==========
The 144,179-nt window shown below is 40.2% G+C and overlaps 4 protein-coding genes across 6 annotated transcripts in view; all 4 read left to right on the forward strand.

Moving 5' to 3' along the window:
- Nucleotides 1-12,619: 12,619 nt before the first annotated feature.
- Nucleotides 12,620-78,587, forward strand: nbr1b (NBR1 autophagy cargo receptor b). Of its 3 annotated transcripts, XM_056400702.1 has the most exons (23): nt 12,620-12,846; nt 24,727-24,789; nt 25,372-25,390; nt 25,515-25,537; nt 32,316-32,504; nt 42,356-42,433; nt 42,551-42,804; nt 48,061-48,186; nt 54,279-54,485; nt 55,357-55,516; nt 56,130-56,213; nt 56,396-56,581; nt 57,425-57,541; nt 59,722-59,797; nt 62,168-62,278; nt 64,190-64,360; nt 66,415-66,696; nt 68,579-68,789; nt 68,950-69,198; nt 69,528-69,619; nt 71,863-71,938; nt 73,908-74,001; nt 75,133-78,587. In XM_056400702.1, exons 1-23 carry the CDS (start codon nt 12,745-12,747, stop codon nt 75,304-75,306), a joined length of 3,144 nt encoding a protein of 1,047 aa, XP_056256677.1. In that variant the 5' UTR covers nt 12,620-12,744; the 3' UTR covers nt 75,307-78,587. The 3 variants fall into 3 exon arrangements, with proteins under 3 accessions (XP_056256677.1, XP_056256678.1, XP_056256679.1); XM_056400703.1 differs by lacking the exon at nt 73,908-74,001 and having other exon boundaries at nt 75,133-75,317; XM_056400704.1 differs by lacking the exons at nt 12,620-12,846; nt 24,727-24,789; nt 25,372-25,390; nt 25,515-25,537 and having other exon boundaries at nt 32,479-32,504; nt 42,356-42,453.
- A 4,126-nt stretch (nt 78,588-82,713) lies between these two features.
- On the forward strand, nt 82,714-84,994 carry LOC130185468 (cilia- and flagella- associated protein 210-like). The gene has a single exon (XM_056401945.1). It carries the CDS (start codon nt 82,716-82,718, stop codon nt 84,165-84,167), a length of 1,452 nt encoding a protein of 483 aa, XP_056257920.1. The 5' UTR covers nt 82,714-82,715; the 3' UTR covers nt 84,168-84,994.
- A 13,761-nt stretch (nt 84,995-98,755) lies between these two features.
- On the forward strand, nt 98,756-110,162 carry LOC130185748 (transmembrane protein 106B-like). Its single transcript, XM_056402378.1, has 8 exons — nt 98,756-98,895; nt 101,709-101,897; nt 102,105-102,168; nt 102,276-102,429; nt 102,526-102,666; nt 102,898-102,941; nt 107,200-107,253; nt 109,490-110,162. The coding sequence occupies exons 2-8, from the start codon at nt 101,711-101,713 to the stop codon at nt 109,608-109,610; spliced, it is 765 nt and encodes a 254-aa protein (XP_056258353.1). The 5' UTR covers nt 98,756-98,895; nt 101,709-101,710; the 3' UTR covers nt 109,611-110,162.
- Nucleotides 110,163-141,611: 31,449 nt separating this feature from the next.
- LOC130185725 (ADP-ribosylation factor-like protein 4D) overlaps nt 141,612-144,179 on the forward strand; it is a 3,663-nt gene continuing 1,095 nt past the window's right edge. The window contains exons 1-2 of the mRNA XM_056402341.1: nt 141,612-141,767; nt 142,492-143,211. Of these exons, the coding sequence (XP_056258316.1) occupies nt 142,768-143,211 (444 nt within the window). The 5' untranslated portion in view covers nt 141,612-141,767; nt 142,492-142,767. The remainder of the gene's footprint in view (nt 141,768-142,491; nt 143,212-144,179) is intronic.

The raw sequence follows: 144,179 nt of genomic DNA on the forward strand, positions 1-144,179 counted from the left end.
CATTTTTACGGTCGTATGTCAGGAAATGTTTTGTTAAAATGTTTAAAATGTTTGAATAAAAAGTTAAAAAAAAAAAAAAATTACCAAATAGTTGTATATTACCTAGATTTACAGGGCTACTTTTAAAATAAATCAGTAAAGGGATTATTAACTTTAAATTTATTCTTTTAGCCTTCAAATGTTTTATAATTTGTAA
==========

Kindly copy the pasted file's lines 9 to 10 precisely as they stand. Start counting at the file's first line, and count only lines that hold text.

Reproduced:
- Nucleotides 110,163-141,611: 31,449 nt separating this feature from the next.
- LOC130185725 (ADP-ribosylation factor-like protein 4D) overlaps nt 141,612-144,179 on the forward strand; it is a 3,663-nt gene continuing 1,095 nt past the window's right edge. The window contains exons 1-2 of the mRNA XM_056402341.1: nt 141,612-141,767; nt 142,492-143,211. Of these exons, the coding sequence (XP_056258316.1) occupies nt 142,768-143,211 (444 nt within the window). The 5' untranslated portion in view covers nt 141,612-141,767; nt 142,492-142,767. The remainder of the gene's footprint in view (nt 141,768-142,491; nt 143,212-144,179) is intronic.